I’ll tell you where you were back then: you were on the side of the Eurocrats sneering at the pesky masses. You treated criticism of Europe as a kind of mental malaise: Europhobia. And you let it be known that all good people, like you, back the EU, whereas only bad people — racists, nationalists, fat blokes with the St George’s Cross tattooed on their arses — oppose it. You formed a chattering-class ring of steel around the EU, deflecting all critical jabs and barbs as the unhinged mutterings of the generally pissed-off. So, yeah, your Damascene conversion to the cause of Euro-questioning is a tad irritating, to be frank.

The second reason I’m not rolling out the red carpet for these people coming around to a way of thinking they once branded a phobia is because they’re doing it wrong. They aren’t genuinely opposed to the EU; they’re just really angry with Germany. In fact, much of this oh-so-late Euroscepticism, especially from the left, is really anti-German sentiment in disguise. It’s the return of the British disease: a hives-like allergy to all things German and a rash fear that this nation is once again plotting to subject all of Europe to its black, unforgiving boot.
As a matter of fact I, too, am fed up with the stupid cry of "Nazi Germany marches again" and "Merkel is just like Hitler". No, this Germany is not Nazi, Merkel is nothing like Hitler, the country is a democracy and has to pay attention to its own people and, in any case, the other putative donors (there is no point in pretending that these are loans) are not too happy with Greece either.

This is what I said on the anniversary of the bringing down of the Berlin Wall:
And now, my fellow eurosceptics, let us do a little bit of maths. The Federal Republic of Germany, popularly known as West Germany, became a constitutional democracy in May 1949, that is sixty-five years ago. That democracy was strong enough to take in twenty-five years ago a section of Germany that had been a Communist country for forty years. Since then united Germany has had many problems (haven't we all?), both economic and political but it has remained a democracy and there seems not possibility of it being anything else. As against that, the Nazi regime lasted for twelve years. That's twelve years against sixty-five and twenty-five. Could we now stop talking about Germany as being always and for ever potentially Nazi?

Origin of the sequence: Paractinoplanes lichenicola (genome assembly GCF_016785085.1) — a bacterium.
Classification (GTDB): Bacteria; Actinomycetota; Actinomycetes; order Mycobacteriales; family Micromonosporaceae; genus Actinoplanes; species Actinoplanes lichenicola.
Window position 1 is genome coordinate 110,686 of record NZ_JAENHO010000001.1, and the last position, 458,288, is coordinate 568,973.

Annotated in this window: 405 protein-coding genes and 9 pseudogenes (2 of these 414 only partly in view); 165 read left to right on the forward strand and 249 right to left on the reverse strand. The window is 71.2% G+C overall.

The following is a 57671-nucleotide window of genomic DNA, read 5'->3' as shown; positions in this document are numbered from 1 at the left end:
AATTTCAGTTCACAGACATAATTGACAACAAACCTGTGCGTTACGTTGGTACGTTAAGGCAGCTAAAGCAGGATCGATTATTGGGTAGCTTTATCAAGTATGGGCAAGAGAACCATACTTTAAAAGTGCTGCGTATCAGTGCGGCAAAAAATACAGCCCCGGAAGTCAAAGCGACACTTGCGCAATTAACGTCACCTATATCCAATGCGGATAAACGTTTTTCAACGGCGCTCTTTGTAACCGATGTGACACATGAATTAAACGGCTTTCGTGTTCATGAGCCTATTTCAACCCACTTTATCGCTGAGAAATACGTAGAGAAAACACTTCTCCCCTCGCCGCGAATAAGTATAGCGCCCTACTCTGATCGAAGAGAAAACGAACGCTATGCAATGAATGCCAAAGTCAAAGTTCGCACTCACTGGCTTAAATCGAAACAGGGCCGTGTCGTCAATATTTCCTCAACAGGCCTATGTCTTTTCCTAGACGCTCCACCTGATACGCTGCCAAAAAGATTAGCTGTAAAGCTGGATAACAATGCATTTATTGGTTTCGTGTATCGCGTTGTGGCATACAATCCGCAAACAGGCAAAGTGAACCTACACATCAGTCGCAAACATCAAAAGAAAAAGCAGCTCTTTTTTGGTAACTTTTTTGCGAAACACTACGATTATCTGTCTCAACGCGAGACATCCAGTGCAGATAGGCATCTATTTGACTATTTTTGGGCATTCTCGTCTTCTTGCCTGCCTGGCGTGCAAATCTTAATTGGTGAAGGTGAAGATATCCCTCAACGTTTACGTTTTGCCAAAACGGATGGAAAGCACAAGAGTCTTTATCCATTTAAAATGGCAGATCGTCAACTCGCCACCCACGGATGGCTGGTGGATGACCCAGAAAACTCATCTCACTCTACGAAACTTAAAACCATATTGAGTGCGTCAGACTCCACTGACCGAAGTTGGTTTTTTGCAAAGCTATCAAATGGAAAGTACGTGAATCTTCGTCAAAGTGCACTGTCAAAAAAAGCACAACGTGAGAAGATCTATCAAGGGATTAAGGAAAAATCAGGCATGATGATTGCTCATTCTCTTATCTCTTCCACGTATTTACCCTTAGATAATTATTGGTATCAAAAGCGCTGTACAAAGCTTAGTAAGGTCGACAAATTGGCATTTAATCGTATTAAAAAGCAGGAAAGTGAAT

Obviously no, we cannot get out of that stupid rut for if we did we might have to think a little more seriously about the present and the future.

Many of the people who have been raising the wicked Germans oppressing the Greeks cry found themselves spluttering with fury when it became apparent that Britain would have to contribute £1 billion to the short-term funding (there really is no money there). The UK is, therefore, opposing any immediate solution that would involve British taxpayer's money. As I am one of them I have no objections to that stance (though it ignores certain other funds) but I am a little perplexed by people's attitude of being generous at Germany's and other eurozone countries' expense.